This was an enjoyable Spenser tale, not particularly remarkable from the rest, but of high quality. Perhaps the most unusual aspect is that Parker often brings back minor characters from the past, but unless they were unequivocal villains in the past they are almost always better and more amicable with Spenser than originally. This is the first time that I can think of where someone Spenser has helped in the past has reemerged with a black hat. Parker did a good job of having Spenser not anticip ...more
Jun 08, 2015 J.D. rated it really liked it  ·  review of another edition
Shelves: 2015
I'm still loving Hawk, Spenser, Susan and especially Pearl.
John Marsh
Sep 21, 2015 John Marsh rated it it was amazing  ·  review of another edition
This review has been hidden because it contains spoilers. To view it, click here.
Dan Quigley
Dec 09, 2014 Dan Quigley rated it really liked it  ·  review of another edition
Recommends it for: Everyone
This is the third and final book of what I call Parker's April trilogy. I enjoy everything Parker writes and give his entire body of work 4.5 stars. The question for me is whether a book rounds to 4 stars or 5. Occasionally, Parker writes a book a bit by the numbers and nothing all that special happens. 4 stars is the result. But Parker at his best has some of the wittiest dialogue and most original plot turns of any writer out there. When he is firing on all cylinders it is easy to give him a 5 ...more
Carl Alves
Hundred Dollar Baby is much like the other Spenser novels that I have read. After reading a few of them, they fill into a familiar pattern. The novel is filled with deceit, humorous interchanges between Spenser and Hawk, and wise-guy interactions with the cops involved. These novels tend to be more style than substance, which make them enjoyable reads but not too deep. This novel fits into that pattern. April Kyle, who Spenser has a history with, saving her in a previous novel, turns to Spenser ...more
Michael O'Leary
May 19, 2015 Michael O'Leary rated it it was amazing  ·  review of another edition
April Kyle, the damsel in distress that Spenser rescued in two earlier books, Ceremony (1982) and Taming a Sea Horse (1986), again turns to the iconic Boston PI for help in the 34th entry in Parker's popular series. Cynical yet romantic, Spenser easily handles the immediate threat of some men trying to muscle in on the high-class Boston brothel April is running. Unfortunately, that isn't the real problem, and Spenser without much surprise finds that April, the thugs and everyone else involved is ...more
Sep 13, 2014 Jerry rated it it was ok  ·  review of another edition
We’re big Parker fans, and having loved his Jesse Stone and Sunny Randall series, are slowly knocking off the Spenser titles; “Baby”, his 34th, is our fifth; and we typically enjoy each fun outing. But we mostly felt frustration with this tale, as we were unfamiliar with apparently the two prior outings featuring April Kyle, a now successful high-end “madam” who Spenser had previously saved from dire circumstances. She needs help again, as some thugs seem to be threatening her upscale bordello o ...more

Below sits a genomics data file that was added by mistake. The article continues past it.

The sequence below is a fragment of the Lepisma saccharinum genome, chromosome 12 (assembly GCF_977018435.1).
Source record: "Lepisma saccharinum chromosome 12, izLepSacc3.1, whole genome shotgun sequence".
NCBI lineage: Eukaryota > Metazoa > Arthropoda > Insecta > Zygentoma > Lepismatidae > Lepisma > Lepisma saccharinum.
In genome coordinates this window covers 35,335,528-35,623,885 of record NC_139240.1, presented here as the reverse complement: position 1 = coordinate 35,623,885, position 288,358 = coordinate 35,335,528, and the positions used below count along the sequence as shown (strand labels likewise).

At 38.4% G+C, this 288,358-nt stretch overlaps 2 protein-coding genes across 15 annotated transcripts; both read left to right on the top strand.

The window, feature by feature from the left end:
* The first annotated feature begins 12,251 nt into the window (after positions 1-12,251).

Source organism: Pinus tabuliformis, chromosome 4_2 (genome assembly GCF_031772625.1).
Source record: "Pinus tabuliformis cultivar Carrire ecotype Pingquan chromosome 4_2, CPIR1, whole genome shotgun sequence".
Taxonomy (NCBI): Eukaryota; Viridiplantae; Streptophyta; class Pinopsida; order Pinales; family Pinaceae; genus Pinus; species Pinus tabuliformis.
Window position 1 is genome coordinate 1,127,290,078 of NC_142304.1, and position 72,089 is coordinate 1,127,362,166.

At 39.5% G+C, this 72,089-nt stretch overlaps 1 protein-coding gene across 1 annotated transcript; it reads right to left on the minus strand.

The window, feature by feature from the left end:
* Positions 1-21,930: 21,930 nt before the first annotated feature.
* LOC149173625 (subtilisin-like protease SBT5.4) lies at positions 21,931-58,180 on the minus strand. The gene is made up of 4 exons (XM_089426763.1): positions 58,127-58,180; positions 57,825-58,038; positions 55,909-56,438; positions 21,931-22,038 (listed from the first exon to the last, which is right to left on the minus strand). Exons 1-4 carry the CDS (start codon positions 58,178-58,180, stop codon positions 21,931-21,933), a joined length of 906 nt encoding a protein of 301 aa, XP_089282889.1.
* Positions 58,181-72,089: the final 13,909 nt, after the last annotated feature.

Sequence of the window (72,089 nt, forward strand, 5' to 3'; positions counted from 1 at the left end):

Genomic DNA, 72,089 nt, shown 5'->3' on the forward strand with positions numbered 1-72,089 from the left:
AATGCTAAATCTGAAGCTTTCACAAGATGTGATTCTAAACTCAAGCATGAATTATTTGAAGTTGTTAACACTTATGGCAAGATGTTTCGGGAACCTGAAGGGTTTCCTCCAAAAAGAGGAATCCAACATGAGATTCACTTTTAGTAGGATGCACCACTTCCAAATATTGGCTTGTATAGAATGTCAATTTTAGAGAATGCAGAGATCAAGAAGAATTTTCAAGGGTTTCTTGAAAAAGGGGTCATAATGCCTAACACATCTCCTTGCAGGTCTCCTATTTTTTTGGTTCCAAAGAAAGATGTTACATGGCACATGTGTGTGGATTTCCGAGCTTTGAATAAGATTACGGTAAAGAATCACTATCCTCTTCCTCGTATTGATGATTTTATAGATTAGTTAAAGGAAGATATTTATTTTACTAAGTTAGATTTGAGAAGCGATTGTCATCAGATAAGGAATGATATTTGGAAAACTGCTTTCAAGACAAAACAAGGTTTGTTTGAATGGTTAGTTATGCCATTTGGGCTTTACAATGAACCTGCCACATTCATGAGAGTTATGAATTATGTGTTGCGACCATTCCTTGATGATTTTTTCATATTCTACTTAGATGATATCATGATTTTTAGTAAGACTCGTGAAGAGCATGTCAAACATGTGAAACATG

Jan 20, 2013 Steve rated it really liked it  ·  review of another edition
April, who Spenser helped rescue years ago, is being anonymously pressured to share the proceeds of the high-end brothel she manages.Spenser relearns the cold lesson the hard way: you can't save people from themselves. ...more
Aug 10, 2015 Maria rated it it was amazing  ·  review of another edition
Shelves: reviewed, borrowed
So amusing! Actually I borrowed this book from my sister to read something non "high-literary" for the Summer. Just something to relax with...

The writing style was good, not outstanding, but definitely not bothering me. The dialogue was brilliant though! The dialogue was alive and sharp. The multitude of "He said" or "I said" was getting annoying sometimes, but that is a part of the writing style I guess...
Towards the end of the book the dialogue gets a little less strong, but it remains very go
Jan 26, 2010 Drebbles rated it liked it  ·  review of another edition
Shelves: 2007
Years ago, Boston PI Spenser made a difficult decision in helping troubled teen April Kyle get off the streets. Now the adult April is back in Boston running an upscale call-girl operation. April says she has been pretty successful in running the all-women business, but recently some thugs have been threatening to take it all away from her. They've come by the business a few times to squeeze some money from her and now they've starting beating up some of her workers and she wants Spenser to stop ...more
Jul 26, 2011 Jeff rated it liked it  ·  review of another edition
An entertaining read. Not the best book you'd ever pick up, but still it held your attention. This time Spenser is hired by a woman from his past, who now runs an upscale bordello. She's being hasseled by some thugs and Spenser is tasked with finding out who is behind it and convinving them to stop. Along the way, he encouters murder, the mob, and a whole house full of working girls. Hawk is around, but not a lot. Susan and Pearl are around as well, fleshing out Spenser's supporting cast. If you ...more
Oct 07, 2011 Tobinsfavorite rated it really liked it  ·  review of another edition